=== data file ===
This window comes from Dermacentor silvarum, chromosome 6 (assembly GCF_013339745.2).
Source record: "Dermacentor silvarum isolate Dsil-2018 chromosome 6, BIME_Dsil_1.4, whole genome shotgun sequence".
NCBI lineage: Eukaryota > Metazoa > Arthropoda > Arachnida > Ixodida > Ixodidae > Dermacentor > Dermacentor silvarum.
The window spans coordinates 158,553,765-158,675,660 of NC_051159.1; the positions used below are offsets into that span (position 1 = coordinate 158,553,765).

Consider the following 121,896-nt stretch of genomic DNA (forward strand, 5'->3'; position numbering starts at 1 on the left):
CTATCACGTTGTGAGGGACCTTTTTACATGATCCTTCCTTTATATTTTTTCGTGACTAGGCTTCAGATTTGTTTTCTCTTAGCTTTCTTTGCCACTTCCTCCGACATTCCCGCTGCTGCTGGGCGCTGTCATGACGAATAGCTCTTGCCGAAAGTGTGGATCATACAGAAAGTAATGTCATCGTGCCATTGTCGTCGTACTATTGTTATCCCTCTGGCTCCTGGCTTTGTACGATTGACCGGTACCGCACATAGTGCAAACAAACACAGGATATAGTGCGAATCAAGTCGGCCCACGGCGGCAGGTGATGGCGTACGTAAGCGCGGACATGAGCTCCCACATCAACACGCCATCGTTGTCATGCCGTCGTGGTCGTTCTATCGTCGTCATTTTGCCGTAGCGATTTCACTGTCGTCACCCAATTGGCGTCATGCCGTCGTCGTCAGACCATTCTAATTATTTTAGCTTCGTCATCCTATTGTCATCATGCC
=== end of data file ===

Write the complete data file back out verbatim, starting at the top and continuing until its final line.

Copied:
This window comes from Dermacentor silvarum, chromosome 6 (assembly GCF_013339745.2).
Source record: "Dermacentor silvarum isolate Dsil-2018 chromosome 6, BIME_Dsil_1.4, whole genome shotgun sequence".
NCBI lineage: Eukaryota > Metazoa > Arthropoda > Arachnida > Ixodida > Ixodidae > Dermacentor > Dermacentor silvarum.
The window spans coordinates 158,553,765-158,675,660 of NC_051159.1; the positions used below are offsets into that span (position 1 = coordinate 158,553,765).

Consider the following 121,896-nt stretch of genomic DNA (forward strand, 5'->3'; position numbering starts at 1 on the left):
CTATCACGTTGTGAGGGACCTTTTTACATGATCCTTCCTTTATATTTTTTCGTGACTAGGCTTCAGATTTGTTTTCTCTTAGCTTTCTTTGCCACTTCCTCCGACATTCCCGCTGCTGCTGGGCGCTGTCATGACGAATAGCTCTTGCCGAAAGTGTGGATCATACAGAAAGTAATGTCATCGTGCCATTGTCGTCGTACTATTGTTATCCCTCTGGCTCCTGGCTTTGTACGATTGACCGGTACCGCACATAGTGCAAACAAACACAGGATATAGTGCGAATCAAGTCGGCCCACGGCGGCAGGTGATGGCGTACGTAAGCGCGGACATGAGCTCCCACATCAACACGCCATCGTTGTCATGCCGTCGTGGTCGTTCTATCGTCGTCATTTTGCCGTAGCGATTTCACTGTCGTCACCCAATTGGCGTCATGCCGTCGTCGTCAGACCATTCTAATTATTTTAGCTTCGTCATCCTATTGTCATCATGCC